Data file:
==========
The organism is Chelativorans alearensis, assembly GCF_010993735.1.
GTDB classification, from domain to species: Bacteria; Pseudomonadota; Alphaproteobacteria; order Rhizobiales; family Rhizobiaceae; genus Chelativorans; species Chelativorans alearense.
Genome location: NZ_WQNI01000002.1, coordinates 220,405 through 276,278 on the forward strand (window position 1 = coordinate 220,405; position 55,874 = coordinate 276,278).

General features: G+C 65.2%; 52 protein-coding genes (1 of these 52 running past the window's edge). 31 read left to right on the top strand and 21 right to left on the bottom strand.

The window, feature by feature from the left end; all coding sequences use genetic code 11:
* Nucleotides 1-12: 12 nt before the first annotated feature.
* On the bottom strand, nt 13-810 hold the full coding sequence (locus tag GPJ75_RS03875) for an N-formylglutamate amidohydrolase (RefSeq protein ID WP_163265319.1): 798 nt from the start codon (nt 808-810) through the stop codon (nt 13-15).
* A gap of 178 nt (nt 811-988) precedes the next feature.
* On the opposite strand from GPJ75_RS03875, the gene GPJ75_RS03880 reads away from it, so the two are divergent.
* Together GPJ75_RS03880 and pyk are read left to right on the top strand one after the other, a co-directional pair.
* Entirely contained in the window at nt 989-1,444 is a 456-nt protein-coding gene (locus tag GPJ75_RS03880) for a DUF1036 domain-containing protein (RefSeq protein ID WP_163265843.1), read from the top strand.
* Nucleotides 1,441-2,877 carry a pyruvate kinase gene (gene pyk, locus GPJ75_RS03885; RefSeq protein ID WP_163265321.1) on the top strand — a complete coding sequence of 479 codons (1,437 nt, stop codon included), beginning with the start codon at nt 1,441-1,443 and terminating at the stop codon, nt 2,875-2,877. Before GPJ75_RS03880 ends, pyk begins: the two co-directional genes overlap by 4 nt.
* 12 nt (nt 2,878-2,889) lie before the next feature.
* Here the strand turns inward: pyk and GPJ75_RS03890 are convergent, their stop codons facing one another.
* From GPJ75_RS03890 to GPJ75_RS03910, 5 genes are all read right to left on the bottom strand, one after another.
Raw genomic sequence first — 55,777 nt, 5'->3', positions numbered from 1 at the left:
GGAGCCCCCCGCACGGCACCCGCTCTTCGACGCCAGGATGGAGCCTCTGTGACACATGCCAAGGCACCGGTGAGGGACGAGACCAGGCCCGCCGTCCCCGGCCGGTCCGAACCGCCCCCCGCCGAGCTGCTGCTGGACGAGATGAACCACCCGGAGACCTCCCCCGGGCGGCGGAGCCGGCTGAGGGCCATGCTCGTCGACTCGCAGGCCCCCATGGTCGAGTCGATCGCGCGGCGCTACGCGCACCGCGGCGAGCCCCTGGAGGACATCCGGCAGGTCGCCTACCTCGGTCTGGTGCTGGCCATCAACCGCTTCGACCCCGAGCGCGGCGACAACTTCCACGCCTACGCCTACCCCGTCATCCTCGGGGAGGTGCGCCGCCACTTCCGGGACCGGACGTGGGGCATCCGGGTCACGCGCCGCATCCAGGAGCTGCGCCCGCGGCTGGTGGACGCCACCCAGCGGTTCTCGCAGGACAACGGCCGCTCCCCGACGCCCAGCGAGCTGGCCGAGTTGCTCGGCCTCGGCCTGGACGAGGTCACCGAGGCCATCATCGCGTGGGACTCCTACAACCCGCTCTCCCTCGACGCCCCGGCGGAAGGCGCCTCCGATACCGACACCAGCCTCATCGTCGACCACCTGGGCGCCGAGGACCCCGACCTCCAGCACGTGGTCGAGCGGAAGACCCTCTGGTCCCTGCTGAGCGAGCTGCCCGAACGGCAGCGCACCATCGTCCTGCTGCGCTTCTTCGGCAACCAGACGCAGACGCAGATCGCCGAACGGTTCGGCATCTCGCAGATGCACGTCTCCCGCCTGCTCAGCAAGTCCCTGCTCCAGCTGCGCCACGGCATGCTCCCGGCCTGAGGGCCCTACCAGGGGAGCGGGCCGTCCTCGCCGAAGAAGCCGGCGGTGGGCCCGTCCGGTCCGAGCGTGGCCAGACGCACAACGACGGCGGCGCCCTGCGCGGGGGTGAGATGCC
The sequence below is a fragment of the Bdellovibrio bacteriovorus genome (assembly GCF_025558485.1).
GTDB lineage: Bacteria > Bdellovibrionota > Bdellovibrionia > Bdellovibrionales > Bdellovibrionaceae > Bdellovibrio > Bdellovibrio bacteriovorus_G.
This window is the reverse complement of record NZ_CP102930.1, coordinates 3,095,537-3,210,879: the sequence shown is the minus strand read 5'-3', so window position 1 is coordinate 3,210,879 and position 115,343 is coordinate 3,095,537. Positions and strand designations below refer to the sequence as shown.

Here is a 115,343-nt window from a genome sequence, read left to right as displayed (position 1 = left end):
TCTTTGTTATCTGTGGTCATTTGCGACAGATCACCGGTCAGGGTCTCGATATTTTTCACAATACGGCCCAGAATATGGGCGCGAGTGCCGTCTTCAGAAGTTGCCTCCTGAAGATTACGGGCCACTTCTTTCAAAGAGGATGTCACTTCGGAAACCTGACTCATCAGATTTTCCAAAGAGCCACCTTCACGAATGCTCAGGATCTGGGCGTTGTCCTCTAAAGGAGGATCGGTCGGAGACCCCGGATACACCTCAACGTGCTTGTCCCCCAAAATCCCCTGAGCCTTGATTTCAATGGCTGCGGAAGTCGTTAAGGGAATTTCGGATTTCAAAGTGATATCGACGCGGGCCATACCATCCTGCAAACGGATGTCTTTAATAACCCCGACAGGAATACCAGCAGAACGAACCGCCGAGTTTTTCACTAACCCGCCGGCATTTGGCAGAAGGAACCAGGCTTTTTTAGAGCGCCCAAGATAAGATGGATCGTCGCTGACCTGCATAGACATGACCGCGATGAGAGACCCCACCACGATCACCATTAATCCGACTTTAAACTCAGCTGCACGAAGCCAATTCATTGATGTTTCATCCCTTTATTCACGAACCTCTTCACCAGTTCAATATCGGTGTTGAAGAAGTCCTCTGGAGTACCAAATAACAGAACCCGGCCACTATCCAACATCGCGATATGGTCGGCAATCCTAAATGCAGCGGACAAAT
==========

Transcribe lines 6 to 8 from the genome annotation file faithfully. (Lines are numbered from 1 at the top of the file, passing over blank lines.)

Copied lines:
* Nucleotides 1-12: 12 nt before the first annotated feature.
* On the bottom strand, nt 13-810 hold the full coding sequence (locus tag GPJ75_RS03875) for an N-formylglutamate amidohydrolase (RefSeq protein ID WP_163265319.1): 798 nt from the start codon (nt 808-810) through the stop codon (nt 13-15).
* A gap of 178 nt (nt 811-988) precedes the next feature.